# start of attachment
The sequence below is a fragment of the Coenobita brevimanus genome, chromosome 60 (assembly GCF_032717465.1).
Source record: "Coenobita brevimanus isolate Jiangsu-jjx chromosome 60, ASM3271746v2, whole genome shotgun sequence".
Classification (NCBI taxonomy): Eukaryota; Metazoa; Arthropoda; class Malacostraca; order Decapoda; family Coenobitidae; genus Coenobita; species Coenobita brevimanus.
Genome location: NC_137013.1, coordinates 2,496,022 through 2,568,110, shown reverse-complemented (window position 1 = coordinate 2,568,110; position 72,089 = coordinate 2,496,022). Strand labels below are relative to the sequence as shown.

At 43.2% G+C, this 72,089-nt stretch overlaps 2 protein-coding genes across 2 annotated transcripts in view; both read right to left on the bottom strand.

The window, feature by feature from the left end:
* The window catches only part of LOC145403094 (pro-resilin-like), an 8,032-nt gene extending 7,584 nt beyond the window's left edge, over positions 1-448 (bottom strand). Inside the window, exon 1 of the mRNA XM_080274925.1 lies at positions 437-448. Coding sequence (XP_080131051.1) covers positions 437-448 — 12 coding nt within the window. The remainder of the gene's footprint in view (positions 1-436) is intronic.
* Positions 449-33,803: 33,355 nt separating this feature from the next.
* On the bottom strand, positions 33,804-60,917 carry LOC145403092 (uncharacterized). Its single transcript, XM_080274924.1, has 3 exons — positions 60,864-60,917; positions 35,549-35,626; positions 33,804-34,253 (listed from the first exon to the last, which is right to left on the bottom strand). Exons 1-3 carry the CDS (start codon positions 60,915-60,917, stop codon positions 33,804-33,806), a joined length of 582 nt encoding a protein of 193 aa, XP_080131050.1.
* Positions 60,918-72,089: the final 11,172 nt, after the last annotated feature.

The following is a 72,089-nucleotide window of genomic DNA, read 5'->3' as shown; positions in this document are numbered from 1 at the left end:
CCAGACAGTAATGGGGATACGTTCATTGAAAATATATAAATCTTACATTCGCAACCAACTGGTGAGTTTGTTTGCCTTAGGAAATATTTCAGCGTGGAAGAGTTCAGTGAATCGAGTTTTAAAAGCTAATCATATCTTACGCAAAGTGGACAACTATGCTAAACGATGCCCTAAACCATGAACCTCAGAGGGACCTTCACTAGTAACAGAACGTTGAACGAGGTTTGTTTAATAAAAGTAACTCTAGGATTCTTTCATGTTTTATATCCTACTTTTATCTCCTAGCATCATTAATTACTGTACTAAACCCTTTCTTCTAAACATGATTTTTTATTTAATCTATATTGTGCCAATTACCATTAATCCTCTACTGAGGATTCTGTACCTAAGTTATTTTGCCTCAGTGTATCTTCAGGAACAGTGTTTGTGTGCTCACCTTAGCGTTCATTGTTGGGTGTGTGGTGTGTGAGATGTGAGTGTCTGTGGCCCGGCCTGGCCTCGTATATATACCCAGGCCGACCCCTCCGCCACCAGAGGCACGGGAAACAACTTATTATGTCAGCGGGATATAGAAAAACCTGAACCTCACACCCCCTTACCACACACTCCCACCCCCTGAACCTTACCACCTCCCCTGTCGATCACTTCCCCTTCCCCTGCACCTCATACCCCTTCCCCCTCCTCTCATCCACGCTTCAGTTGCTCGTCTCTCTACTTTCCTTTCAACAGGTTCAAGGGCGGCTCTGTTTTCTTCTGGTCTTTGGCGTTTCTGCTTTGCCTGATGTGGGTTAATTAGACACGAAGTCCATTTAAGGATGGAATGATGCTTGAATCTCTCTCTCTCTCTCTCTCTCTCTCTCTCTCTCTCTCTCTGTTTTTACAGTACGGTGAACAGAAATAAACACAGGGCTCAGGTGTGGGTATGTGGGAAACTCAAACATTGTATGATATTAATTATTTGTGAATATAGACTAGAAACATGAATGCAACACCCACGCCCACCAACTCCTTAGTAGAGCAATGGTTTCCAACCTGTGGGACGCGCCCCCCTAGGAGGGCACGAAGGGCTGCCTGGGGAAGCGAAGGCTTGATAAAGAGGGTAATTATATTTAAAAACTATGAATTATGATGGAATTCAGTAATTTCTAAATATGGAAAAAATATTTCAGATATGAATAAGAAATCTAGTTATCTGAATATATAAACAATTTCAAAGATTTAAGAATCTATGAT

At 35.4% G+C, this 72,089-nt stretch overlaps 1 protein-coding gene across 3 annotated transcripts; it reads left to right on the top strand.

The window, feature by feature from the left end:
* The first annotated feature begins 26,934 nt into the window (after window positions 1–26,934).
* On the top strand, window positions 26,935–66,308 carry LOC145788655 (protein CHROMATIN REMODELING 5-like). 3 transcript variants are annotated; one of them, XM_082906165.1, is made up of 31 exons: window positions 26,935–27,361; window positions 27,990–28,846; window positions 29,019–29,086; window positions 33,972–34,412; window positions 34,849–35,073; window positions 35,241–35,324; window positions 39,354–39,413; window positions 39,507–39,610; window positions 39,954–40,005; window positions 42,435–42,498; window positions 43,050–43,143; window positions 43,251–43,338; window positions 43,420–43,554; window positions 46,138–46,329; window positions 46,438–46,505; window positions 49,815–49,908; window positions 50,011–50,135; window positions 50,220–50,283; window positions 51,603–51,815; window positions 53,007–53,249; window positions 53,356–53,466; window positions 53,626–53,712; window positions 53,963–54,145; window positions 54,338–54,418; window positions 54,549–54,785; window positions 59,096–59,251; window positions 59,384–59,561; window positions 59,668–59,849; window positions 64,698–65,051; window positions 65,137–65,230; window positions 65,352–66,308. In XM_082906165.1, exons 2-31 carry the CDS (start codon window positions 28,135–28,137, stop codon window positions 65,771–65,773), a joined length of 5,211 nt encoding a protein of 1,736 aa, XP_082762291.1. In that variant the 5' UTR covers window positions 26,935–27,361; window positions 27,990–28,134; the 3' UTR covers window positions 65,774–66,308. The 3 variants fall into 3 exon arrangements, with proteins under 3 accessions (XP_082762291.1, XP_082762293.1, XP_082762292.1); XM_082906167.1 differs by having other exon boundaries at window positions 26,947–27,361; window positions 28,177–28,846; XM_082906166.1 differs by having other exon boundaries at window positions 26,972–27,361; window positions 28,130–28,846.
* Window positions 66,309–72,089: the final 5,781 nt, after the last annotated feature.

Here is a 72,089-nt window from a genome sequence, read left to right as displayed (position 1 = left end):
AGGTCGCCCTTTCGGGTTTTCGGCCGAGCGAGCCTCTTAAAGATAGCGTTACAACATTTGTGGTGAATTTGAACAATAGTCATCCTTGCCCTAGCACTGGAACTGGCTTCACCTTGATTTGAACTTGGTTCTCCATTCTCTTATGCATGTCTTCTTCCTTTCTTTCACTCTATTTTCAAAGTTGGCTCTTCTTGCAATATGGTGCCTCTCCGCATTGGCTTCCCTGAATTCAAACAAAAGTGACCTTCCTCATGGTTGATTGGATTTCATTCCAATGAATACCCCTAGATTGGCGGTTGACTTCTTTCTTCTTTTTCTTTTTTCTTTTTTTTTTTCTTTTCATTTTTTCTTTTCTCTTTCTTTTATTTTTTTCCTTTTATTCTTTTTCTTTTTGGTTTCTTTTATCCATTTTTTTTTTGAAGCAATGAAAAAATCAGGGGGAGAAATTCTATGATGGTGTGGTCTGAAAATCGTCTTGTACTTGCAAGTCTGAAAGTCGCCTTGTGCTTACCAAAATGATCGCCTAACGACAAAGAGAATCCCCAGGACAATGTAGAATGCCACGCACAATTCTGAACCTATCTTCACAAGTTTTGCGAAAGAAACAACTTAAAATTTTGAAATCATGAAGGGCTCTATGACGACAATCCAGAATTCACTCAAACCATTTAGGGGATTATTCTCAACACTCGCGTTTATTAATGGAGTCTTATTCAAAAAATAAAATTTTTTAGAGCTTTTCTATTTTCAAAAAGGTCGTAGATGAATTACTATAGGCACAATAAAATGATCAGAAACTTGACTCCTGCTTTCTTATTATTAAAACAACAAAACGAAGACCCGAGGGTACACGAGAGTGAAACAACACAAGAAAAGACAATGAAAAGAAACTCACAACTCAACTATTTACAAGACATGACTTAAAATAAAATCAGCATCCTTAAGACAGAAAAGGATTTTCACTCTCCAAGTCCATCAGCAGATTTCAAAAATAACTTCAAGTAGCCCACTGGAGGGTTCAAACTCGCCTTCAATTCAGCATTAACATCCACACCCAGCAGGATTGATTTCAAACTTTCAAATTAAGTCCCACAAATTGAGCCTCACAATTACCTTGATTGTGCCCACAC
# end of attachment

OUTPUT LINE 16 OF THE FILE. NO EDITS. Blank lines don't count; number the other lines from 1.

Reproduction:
* On the top strand, window positions 26,935–66,308 carry LOC145788655 (protein CHROMATIN REMODELING 5-like). 3 transcript variants are annotated; one of them, XM_082906165.1, is made up of 31 exons: window positions 26,935–27,361; window positions 27,990–28,846; window positions 29,019–29,086; window positions 33,972–34,412; window positions 34,849–35,073; window positions 35,241–35,324; window positions 39,354–39,413; window positions 39,507–39,610; window positions 39,954–40,005; window positions 42,435–42,498; window positions 43,050–43,143; window positions 43,251–43,338; window positions 43,420–43,554; window positions 46,138–46,329; window positions 46,438–46,505; window positions 49,815–49,908; window positions 50,011–50,135; window positions 50,220–50,283; window positions 51,603–51,815; window positions 53,007–53,249; window positions 53,356–53,466; window positions 53,626–53,712; window positions 53,963–54,145; window positions 54,338–54,418; window positions 54,549–54,785; window positions 59,096–59,251; window positions 59,384–59,561; window positions 59,668–59,849; window positions 64,698–65,051; window positions 65,137–65,230; window positions 65,352–66,308. In XM_082906165.1, exons 2-31 carry the CDS (start codon window positions 28,135–28,137, stop codon window positions 65,771–65,773), a joined length of 5,211 nt encoding a protein of 1,736 aa, XP_082762291.1. In that variant the 5' UTR covers window positions 26,935–27,361; window positions 27,990–28,134; the 3' UTR covers window positions 65,774–66,308. The 3 variants fall into 3 exon arrangements, with proteins under 3 accessions (XP_082762291.1, XP_082762293.1, XP_082762292.1); XM_082906167.1 differs by having other exon boundaries at window positions 26,947–27,361; window positions 28,177–28,846; XM_082906166.1 differs by having other exon boundaries at window positions 26,972–27,361; window positions 28,130–28,846.